Significant variation in application of active surveillance


According to an article in the journal Cancer, men with low-risk prostate cancer diagnosed and managed at high-volume hospitals are 3.6 times more likely to be managed on active surveillance than those managed at low-volume institutions.

The article by Löppenburg et al. (see also this report in Cancer Therapy Advisor) is based on a retrospective analysis of data from > 115,000 men with low-risk prostate cancer diagnosed and initially managed at US hospital-based institutions between 2010 and 2014.

Over that time period, within this particular cohort of men, Löppenburg et al. report that:

  • The application of active surveillance as a first-line management strategy in low-rsik patieents increased from 6.8 percent in 2010 to 19.9 percent in 2014.
  • There was great inter-institutional variability in the probability of initial management with active surveillance.
  • As compared to patients treated at comprehensive community cancer centers,
    • Men treated at community cancer programs were twice as likely to receive initial management of active surveillance (odds ratio [OR] – 2.00).
    • Men treated at academic institutions were ~ 2.5 times as likely to receive initial management on active surveillance (OR = 2.47).
  • Men  treated at high-volume facilities were much more likely to receive initial management on active surveillance (OR = 3.57).
  • Patient and hospital characteristics accounted for 60.2 percent of the overall variation.
  • The treating institution accounted for 91.5 percent of the unexplained variability.

Among their conclusions, the authors state that development and implementation of

Policies to achieve consistent and higher rates of active surveillance, when appropriate, should be a priority of professional societies and patient advocacy groups.

Your sitemaster is in complete agreement with that conclusion and would note that the recent AUA/ASTRO/SUO guidelines on the management of localized prostate cancer are forthright about active surveillance as an appropriate and recommended management strategy for men with low-risk and very low-risk prostate cancer:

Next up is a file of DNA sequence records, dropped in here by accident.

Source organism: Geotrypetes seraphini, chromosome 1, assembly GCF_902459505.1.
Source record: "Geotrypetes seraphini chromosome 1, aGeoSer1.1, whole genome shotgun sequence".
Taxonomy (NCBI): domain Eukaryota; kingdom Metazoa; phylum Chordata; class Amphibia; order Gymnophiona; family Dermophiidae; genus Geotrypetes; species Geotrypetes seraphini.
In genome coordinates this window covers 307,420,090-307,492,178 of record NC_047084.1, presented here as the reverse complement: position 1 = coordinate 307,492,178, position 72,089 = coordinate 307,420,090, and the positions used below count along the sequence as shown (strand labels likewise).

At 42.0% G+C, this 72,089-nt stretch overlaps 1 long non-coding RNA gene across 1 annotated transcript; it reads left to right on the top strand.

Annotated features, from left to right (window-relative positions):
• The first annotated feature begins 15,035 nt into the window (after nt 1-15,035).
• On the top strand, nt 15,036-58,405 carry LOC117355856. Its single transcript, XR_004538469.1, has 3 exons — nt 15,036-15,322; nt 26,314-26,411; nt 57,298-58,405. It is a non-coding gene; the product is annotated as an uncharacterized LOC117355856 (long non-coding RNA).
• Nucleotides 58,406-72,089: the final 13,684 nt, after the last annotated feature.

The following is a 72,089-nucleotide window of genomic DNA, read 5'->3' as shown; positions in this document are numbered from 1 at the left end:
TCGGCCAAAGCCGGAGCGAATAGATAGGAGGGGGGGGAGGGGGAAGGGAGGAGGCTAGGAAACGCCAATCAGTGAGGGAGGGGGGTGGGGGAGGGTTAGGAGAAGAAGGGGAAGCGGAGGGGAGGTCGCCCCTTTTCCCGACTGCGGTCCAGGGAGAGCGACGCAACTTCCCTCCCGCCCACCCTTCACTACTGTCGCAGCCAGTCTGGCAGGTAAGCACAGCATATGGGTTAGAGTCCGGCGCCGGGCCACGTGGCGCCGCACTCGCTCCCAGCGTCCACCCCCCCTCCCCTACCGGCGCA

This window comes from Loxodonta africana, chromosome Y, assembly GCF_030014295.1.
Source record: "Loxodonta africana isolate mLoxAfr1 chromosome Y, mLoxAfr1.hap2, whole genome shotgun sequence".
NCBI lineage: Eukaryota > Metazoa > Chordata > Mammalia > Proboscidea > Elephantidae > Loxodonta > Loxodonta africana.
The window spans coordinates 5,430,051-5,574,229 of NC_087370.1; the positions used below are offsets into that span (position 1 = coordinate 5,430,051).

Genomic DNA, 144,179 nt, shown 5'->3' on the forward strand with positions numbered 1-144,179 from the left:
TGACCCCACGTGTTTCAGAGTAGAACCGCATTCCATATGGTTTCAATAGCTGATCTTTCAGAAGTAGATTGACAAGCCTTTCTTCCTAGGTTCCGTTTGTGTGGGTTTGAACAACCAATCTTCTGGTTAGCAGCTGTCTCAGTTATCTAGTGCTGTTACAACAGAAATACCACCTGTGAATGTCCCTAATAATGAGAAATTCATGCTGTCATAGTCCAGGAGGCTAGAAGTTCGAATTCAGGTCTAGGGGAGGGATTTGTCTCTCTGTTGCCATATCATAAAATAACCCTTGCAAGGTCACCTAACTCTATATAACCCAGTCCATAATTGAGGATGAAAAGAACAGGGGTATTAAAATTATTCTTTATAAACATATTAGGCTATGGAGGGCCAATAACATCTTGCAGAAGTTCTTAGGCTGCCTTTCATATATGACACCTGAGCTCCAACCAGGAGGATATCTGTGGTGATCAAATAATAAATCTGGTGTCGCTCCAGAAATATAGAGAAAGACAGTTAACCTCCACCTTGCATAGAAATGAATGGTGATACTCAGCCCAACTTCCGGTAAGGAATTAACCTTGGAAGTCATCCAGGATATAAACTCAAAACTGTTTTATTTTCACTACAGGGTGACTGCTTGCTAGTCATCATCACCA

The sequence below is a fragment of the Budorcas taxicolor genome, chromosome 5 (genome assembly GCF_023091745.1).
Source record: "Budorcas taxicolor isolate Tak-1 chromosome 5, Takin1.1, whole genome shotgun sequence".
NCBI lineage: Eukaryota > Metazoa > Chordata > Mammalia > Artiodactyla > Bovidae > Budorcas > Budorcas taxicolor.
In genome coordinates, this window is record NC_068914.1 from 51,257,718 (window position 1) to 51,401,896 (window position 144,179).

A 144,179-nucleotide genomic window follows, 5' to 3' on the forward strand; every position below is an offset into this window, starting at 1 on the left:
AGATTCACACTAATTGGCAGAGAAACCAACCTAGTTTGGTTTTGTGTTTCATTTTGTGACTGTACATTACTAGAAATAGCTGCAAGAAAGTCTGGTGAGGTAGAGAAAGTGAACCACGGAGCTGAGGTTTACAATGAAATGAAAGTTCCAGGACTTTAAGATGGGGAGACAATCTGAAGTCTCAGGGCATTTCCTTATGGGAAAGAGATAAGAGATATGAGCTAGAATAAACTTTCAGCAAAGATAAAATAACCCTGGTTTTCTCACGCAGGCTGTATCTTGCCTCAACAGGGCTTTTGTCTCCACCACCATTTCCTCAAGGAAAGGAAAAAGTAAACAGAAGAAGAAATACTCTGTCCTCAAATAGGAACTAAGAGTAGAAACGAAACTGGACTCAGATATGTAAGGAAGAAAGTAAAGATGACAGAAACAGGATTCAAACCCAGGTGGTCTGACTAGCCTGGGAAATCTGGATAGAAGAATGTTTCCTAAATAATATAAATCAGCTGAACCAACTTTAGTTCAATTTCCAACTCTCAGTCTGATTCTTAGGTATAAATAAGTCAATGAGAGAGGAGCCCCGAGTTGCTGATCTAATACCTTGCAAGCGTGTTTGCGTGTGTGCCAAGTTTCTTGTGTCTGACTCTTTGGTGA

• Guideline statement 7

Clinicians should recommend active surveillance as the best available care option for very low-risk localized prostate cancer patients. (Strong Recommendation; Evidence Level: Grade A)

  • Guideline statement 8

Clinicians should recommend active surveillance as the preferable care option for most low-risk localized prostate cancer patients. (Moderate Recommendation; Evidence Level: Grade B)

2 Responses

  1. Our Us Too chapter has provided information favorable to active surveillance for appropriate patients since 2005, with fresh information almost every year. The information is now strongly favorable to active surveillance, but the quoted guidelines will be a welcome addition. Thank you!

    We have seen increasing interest in this option in recent years at our group.

  2. During the drafting of the AUA/ASTRO/SUO guideline panel sessions we discussed the fact that many things differed in rural areas versus large institutions and cancer centers. Patients are more subjected to outside standards based upon various factors. Many physicians are practicing “what they know” but not what has changed in time is one reason. Lack of state of the art equipment is another.

    All panelists felt that active surveillance was one where it is not excusable to still be using the pre-USPSTF standard of diagnose and treat all but the very sick. But it’s still happening. We had heavy evidence on very low-risk that the appropriate first step was active surveillance (Grade A, Evidence Level: Strong). Same for low-risk but there was still some apprehensions on the data (Grade B, Evidence Level Moderate). There is careful word-smithing between statement 7 “best available care option” versus “preferable care option” in statement 8. I can say that when the draft went though the peer review phase prior to the release of the guideline, this was one area that there was consensus with these statements.

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